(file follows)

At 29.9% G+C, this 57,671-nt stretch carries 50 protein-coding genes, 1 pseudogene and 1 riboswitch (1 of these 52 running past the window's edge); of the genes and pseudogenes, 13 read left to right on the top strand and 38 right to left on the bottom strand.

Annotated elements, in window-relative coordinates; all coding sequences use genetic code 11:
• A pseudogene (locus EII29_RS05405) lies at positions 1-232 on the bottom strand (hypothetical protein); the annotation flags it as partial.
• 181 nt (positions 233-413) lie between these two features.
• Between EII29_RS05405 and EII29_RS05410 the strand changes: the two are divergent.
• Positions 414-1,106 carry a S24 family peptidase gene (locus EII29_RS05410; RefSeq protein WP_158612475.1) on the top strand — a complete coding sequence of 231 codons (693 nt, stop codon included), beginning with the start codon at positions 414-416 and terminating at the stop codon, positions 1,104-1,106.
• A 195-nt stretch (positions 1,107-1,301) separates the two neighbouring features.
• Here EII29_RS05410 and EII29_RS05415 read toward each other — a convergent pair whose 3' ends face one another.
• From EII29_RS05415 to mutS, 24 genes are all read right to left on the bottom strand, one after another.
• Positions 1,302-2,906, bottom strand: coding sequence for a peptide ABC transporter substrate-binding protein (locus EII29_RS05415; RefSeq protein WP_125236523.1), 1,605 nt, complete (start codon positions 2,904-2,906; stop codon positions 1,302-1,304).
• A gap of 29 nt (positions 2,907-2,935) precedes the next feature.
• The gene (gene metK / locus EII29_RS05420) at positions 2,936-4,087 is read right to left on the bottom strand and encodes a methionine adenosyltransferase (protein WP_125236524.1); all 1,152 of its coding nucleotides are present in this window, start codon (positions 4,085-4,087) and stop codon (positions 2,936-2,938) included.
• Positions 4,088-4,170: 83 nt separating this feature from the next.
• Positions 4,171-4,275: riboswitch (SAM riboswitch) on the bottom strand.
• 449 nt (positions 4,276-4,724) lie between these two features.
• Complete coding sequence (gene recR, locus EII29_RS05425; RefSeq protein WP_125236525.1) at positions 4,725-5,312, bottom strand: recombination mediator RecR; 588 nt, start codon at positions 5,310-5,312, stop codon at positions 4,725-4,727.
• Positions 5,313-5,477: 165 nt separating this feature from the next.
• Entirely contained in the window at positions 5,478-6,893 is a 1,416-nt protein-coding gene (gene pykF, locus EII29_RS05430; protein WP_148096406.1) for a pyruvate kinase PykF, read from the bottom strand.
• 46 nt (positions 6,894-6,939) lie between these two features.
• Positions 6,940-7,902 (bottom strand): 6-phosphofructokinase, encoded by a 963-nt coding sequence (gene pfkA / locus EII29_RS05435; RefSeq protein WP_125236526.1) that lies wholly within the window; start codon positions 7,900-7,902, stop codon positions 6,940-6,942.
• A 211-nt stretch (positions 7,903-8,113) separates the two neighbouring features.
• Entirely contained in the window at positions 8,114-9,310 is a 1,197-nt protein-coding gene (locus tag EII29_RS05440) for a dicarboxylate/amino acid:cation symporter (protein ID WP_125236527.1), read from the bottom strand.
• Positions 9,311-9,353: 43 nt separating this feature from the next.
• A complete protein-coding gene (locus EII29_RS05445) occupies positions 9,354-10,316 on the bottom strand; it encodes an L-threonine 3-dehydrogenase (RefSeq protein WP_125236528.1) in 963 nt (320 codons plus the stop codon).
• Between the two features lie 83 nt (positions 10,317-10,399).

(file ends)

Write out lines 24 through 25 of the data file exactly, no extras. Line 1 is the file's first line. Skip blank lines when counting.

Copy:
• A complete protein-coding gene (locus EII29_RS05445) occupies positions 9,354-10,316 on the bottom strand; it encodes an L-threonine 3-dehydrogenase (RefSeq protein WP_125236528.1) in 963 nt (320 codons plus the stop codon).
• Between the two features lie 83 nt (positions 10,317-10,399).